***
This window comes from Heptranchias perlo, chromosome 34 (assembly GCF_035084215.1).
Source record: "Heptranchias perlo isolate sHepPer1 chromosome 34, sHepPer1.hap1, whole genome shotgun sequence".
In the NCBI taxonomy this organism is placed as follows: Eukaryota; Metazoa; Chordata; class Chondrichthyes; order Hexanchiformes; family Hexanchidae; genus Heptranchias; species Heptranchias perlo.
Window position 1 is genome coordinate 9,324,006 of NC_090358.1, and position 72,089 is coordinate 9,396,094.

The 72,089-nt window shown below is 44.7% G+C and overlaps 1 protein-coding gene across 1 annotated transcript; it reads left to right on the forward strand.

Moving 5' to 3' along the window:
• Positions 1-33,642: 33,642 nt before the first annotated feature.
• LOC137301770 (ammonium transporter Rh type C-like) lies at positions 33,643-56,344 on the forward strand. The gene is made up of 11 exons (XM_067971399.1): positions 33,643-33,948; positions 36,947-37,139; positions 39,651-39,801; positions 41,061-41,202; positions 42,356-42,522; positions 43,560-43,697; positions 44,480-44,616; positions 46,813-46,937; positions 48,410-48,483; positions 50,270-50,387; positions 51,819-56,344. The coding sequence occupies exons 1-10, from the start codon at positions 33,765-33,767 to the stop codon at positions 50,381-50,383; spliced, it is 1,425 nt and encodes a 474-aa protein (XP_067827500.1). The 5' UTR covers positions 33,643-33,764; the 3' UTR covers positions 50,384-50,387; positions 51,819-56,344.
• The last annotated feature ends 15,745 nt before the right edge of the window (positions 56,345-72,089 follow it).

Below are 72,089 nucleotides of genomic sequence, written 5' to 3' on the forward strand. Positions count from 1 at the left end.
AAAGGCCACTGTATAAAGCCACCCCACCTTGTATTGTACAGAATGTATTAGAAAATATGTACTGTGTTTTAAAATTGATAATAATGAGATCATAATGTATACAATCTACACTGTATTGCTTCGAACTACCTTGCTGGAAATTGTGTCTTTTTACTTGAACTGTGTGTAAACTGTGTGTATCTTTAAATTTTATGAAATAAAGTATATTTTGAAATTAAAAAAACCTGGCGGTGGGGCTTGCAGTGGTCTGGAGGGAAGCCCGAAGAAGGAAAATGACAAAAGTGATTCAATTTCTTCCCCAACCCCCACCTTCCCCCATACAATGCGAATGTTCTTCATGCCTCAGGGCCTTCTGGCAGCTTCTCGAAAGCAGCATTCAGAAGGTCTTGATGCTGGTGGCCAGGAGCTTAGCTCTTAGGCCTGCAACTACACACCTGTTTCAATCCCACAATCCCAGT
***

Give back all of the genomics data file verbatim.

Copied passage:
This window comes from Heptranchias perlo, chromosome 34 (assembly GCF_035084215.1).
Source record: "Heptranchias perlo isolate sHepPer1 chromosome 34, sHepPer1.hap1, whole genome shotgun sequence".
In the NCBI taxonomy this organism is placed as follows: Eukaryota; Metazoa; Chordata; class Chondrichthyes; order Hexanchiformes; family Hexanchidae; genus Heptranchias; species Heptranchias perlo.
Window position 1 is genome coordinate 9,324,006 of NC_090358.1, and position 72,089 is coordinate 9,396,094.

The 72,089-nt window shown below is 44.7% G+C and overlaps 1 protein-coding gene across 1 annotated transcript; it reads left to right on the forward strand.

Moving 5' to 3' along the window:
• Positions 1-33,642: 33,642 nt before the first annotated feature.
• LOC137301770 (ammonium transporter Rh type C-like) lies at positions 33,643-56,344 on the forward strand. The gene is made up of 11 exons (XM_067971399.1): positions 33,643-33,948; positions 36,947-37,139; positions 39,651-39,801; positions 41,061-41,202; positions 42,356-42,522; positions 43,560-43,697; positions 44,480-44,616; positions 46,813-46,937; positions 48,410-48,483; positions 50,270-50,387; positions 51,819-56,344. The coding sequence occupies exons 1-10, from the start codon at positions 33,765-33,767 to the stop codon at positions 50,381-50,383; spliced, it is 1,425 nt and encodes a 474-aa protein (XP_067827500.1). The 5' UTR covers positions 33,643-33,764; the 3' UTR covers positions 50,384-50,387; positions 51,819-56,344.
• The last annotated feature ends 15,745 nt before the right edge of the window (positions 56,345-72,089 follow it).

Below are 72,089 nucleotides of genomic sequence, written 5' to 3' on the forward strand. Positions count from 1 at the left end.
AAAGGCCACTGTATAAAGCCACCCCACCTTGTATTGTACAGAATGTATTAGAAAATATGTACTGTGTTTTAAAATTGATAATAATGAGATCATAATGTATACAATCTACACTGTATTGCTTCGAACTACCTTGCTGGAAATTGTGTCTTTTTACTTGAACTGTGTGTAAACTGTGTGTATCTTTAAATTTTATGAAATAAAGTATATTTTGAAATTAAAAAAACCTGGCGGTGGGGCTTGCAGTGGTCTGGAGGGAAGCCCGAAGAAGGAAAATGACAAAAGTGATTCAATTTCTTCCCCAACCCCCACCTTCCCCCATACAATGCGAATGTTCTTCATGCCTCAGGGCCTTCTGGCAGCTTCTCGAAAGCAGCATTCAGAAGGTCTTGATGCTGGTGGCCAGGAGCTTAGCTCTTAGGCCTGCAACTACACACCTGTTTCAATCCCACAATCCCAGT